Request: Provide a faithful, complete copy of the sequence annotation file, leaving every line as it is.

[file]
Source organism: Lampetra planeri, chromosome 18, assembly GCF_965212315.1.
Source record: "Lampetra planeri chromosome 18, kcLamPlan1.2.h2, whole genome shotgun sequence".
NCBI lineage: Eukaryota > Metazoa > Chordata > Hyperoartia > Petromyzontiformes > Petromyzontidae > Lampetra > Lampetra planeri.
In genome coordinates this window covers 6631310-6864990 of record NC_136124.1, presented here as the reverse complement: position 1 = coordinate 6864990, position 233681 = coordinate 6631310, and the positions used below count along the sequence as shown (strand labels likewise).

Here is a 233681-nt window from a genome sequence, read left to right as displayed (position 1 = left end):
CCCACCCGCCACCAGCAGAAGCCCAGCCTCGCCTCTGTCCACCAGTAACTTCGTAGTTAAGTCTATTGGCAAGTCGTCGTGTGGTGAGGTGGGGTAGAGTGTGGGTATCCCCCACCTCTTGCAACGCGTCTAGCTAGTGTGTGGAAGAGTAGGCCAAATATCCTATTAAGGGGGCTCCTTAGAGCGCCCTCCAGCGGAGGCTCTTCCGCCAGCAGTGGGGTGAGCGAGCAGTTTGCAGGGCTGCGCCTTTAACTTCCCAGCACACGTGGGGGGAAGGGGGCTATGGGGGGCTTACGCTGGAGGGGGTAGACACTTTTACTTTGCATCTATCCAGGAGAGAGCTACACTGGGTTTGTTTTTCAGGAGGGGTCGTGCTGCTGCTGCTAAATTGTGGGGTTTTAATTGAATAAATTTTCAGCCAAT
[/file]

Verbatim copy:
Source organism: Lampetra planeri, chromosome 18, assembly GCF_965212315.1.
Source record: "Lampetra planeri chromosome 18, kcLamPlan1.2.h2, whole genome shotgun sequence".
NCBI lineage: Eukaryota > Metazoa > Chordata > Hyperoartia > Petromyzontiformes > Petromyzontidae > Lampetra > Lampetra planeri.
In genome coordinates this window covers 6631310-6864990 of record NC_136124.1, presented here as the reverse complement: position 1 = coordinate 6864990, position 233681 = coordinate 6631310, and the positions used below count along the sequence as shown (strand labels likewise).

Here is a 233681-nt window from a genome sequence, read left to right as displayed (position 1 = left end):
CCCACCCGCCACCAGCAGAAGCCCAGCCTCGCCTCTGTCCACCAGTAACTTCGTAGTTAAGTCTATTGGCAAGTCGTCGTGTGGTGAGGTGGGGTAGAGTGTGGGTATCCCCCACCTCTTGCAACGCGTCTAGCTAGTGTGTGGAAGAGTAGGCCAAATATCCTATTAAGGGGGCTCCTTAGAGCGCCCTCCAGCGGAGGCTCTTCCGCCAGCAGTGGGGTGAGCGAGCAGTTTGCAGGGCTGCGCCTTTAACTTCCCAGCACACGTGGGGGGAAGGGGGCTATGGGGGGCTTACGCTGGAGGGGGTAGACACTTTTACTTTGCATCTATCCAGGAGAGAGCTACACTGGGTTTGTTTTTCAGGAGGGGTCGTGCTGCTGCTGCTAAATTGTGGGGTTTTAATTGAATAAATTTTCAGCCAAT